The Last Polka

shmengebrothers-2With the seasonal change upon us, harvest festivities are underway.  And as I sit at my laptop, pressured to complete my weekly post, I find it difficult to concentrate.  That’s likely because I’m away at a conference all week, which translates into speakers and workshops during the day, and the local Pubs, restaurants, and in-room frivolity at night.  Tough to accomplish much.

Add to this the fact that I’m in the region of Waterloo Ontario, both a densely populated university town, and high tech corridor (home to Blackberry and other emerging tech giants), the air is electric.

The purpose of my ramblings are not to promote tourism, well not entirely, they are however, an effort to highlight another, incredible aspect of the region.  In fact this week, we will be treated to an early, pre-emptive peek, at a historic annual tradition.

Oktoberfest.  Ontario style.

Yes, the most famous of all Bavarian traditions, right here in good old Ontario Canada. While the original world-class festival takes place in Munich Germany, Waterloo Region has been hosting their own Oktoberfest event since 1969.  Beginning the Friday before Canadian Thanksgiving, the festivities run for 9 beer-fueled days.  Billed as the second largest Oktoberfest festival IN THE WORLD, next to Munich, the event draws an estimated ¾ to 1 million visitors annually.  That’s a lot of beer.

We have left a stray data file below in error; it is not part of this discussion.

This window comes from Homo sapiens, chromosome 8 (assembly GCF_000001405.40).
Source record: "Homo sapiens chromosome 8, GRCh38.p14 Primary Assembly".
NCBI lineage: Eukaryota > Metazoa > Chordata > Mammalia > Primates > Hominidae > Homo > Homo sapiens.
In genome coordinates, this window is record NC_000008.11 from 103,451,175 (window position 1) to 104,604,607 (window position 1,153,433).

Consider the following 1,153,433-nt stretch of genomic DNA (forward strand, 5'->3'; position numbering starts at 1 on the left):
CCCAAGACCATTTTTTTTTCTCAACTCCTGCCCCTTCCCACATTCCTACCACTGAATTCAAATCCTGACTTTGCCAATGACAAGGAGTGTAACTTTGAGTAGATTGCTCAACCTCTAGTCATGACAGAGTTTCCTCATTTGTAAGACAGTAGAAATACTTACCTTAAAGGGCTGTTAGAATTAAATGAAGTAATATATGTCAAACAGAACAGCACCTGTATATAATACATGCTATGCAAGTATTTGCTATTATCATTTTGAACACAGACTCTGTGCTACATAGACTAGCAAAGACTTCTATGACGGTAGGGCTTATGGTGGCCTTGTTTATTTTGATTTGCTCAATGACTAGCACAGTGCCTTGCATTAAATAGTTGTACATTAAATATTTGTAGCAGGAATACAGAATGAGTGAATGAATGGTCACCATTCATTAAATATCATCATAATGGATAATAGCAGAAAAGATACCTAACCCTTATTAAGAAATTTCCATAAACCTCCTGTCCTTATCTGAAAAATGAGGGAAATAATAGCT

And I just happen to be in town.

Granted I’m a few weeks early, but as part of our conference, we are being treated to a traditional Oktoberfest evening, Bavarian themed dinner, keg-tapping, polka music and German dancers, the works.

How am I supposed to get a Blog post done?

Difficult, but if I keep it short, murky, and semi-inspired, I may pull one off, in between steins.

I visited Munich as a kid, but they had a stubborn rule against serving beer to 12-years olds, so I could not truly appreciate the wonder of Oktoberfest.  To compensate, in my university years I did attend Waterloo’s festival, back in a day I could down a pitcher of Bavarian brew in seconds flat, and I survived the experience.  Wonderful times.

But today, as I stare out my 7th floor window, trying to ignore the repeated texts on my phone asking where I am because my pint is getting warm, I think back to a special year, a year that stands out for me – as far as Oktoberfest goes.  The year was 1984.

Why?

Because in that year, the Master of Ceremonies, the tappers of first keg of Oktoberfest, were none other than – the Shmenge Brothers.

Who?

Yosh and Stan.  Immigrants from the fictitious Eastern European country of ‘Leutonia’, the Shmenge brothers were the guests of honour for Oktoberfest 1984 in Waterloo Ontario.

shmenge_1984_octoberfestAlso known as Eugene Levy and John Candy of SCTV (Second City) fame, the Canadian icons gained notoriety in the 80’s portraying the ethnic Shmenges, culminating with their HBO Special ‘The Last Polka’ a mockumentary documenting their retirement from the Polka business.  If you ever have the opportunity, the Last Polka is a phenomenal comedic accomplishment, transcending both time and lederhosen, to remain a musical classic.  The Shmenge brothers took the virtual Polka world by storm with their ensemble, ‘The Happy Wanderers’ and their weekly television program by the same name.  With Stan (Levy) on the accordion and Yosh (Candy) on the clarinet, their captivating catch lyric “cabbage rolls and coffee,  mm mm, good”, transcended the polka universe and sent them soaring to the top of the polka charts.  Look out Beatles, stand down Elvis, the Happy Wanderers are in the house.